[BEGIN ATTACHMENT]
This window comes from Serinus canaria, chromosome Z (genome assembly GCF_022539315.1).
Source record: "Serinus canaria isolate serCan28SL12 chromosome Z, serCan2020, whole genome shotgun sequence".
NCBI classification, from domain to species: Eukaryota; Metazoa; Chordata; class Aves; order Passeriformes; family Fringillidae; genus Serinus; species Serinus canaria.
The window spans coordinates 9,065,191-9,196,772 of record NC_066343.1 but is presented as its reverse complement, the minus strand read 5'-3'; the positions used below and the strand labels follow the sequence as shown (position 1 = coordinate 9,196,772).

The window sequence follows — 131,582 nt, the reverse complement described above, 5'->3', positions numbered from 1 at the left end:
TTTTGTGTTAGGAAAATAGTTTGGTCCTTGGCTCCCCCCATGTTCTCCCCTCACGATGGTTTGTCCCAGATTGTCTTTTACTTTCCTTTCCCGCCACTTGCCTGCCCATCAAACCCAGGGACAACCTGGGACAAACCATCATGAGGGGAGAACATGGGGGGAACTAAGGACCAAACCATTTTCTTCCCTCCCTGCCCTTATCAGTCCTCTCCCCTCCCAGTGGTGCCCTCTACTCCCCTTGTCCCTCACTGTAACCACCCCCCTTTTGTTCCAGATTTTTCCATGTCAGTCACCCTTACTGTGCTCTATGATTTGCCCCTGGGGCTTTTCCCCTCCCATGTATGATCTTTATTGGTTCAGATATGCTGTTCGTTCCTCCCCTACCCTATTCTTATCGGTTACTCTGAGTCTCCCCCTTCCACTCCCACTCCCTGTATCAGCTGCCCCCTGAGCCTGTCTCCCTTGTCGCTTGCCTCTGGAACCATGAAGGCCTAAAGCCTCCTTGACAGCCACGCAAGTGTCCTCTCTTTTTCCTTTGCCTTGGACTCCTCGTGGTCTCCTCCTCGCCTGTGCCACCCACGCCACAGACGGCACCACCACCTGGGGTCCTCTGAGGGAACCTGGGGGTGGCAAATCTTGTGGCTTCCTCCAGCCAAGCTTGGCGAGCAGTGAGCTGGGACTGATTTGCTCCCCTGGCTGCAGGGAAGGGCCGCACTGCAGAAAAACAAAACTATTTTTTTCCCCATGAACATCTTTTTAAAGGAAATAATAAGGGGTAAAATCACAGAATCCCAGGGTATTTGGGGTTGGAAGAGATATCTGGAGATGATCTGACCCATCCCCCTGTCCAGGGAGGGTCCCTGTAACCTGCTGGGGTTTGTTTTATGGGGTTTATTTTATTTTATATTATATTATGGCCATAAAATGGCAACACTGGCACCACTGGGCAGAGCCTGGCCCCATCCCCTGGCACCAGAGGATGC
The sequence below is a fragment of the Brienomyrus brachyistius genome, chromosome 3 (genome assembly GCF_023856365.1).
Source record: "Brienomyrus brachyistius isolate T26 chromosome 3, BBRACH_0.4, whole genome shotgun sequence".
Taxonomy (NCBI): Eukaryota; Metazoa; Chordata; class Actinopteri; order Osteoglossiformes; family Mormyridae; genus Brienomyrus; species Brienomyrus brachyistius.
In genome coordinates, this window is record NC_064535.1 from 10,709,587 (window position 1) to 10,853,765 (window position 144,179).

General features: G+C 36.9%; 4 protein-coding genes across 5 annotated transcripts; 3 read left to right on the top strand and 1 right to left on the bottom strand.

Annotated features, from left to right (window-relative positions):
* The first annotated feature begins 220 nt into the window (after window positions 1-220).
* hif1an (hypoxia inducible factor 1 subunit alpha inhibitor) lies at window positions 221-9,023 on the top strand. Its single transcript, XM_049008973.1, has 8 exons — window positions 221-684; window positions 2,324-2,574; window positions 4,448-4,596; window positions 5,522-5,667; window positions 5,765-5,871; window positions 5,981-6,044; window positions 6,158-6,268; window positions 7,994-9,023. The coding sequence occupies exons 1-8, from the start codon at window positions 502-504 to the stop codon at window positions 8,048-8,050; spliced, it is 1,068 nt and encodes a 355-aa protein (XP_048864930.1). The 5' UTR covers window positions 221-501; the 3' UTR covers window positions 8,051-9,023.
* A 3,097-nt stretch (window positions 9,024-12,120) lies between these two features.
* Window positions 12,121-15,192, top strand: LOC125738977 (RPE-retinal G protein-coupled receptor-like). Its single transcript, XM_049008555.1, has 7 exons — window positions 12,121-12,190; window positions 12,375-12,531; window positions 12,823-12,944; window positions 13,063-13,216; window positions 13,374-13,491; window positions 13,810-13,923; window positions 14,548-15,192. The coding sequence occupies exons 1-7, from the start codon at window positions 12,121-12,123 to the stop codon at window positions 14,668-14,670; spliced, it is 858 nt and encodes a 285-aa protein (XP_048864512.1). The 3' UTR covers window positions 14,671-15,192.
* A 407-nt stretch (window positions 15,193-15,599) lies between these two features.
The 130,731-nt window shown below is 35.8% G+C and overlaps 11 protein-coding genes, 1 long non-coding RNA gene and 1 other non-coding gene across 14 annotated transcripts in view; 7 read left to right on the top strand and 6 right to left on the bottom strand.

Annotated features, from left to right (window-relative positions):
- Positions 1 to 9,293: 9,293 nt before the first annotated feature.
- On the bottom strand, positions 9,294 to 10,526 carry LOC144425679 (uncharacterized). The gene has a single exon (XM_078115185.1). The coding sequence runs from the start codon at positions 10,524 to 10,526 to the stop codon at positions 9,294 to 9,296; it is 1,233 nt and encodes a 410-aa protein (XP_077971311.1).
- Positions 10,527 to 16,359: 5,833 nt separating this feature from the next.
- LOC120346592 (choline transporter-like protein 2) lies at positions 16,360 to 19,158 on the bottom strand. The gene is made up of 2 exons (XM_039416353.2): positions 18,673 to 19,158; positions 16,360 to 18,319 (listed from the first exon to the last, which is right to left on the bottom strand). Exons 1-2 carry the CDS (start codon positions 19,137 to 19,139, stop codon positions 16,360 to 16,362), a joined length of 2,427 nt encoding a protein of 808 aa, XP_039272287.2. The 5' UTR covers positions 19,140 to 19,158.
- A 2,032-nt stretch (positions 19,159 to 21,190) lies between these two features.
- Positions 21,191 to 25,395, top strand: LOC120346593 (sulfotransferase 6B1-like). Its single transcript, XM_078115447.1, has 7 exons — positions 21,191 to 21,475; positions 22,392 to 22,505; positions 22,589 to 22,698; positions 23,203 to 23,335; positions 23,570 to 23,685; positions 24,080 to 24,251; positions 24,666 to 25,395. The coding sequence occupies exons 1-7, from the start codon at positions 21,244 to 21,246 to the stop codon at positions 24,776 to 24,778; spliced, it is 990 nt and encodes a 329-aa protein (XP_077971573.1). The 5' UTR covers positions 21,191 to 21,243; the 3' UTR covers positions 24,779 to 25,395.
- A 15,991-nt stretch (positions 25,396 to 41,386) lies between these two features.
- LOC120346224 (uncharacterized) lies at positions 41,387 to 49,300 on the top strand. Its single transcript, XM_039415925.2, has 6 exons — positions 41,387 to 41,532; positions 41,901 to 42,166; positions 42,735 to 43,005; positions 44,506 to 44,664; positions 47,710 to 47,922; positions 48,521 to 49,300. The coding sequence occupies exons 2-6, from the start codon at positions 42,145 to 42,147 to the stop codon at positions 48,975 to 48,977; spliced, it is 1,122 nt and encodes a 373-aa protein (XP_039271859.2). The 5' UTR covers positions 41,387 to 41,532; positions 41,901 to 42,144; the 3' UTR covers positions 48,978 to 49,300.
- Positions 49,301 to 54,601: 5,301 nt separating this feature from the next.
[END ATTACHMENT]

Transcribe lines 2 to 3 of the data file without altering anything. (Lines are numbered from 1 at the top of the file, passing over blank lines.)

Source record: "Serinus canaria isolate serCan28SL12 chromosome Z, serCan2020, whole genome shotgun sequence".
NCBI classification, from domain to species: Eukaryota; Metazoa; Chordata; class Aves; order Passeriformes; family Fringillidae; genus Serinus; species Serinus canaria.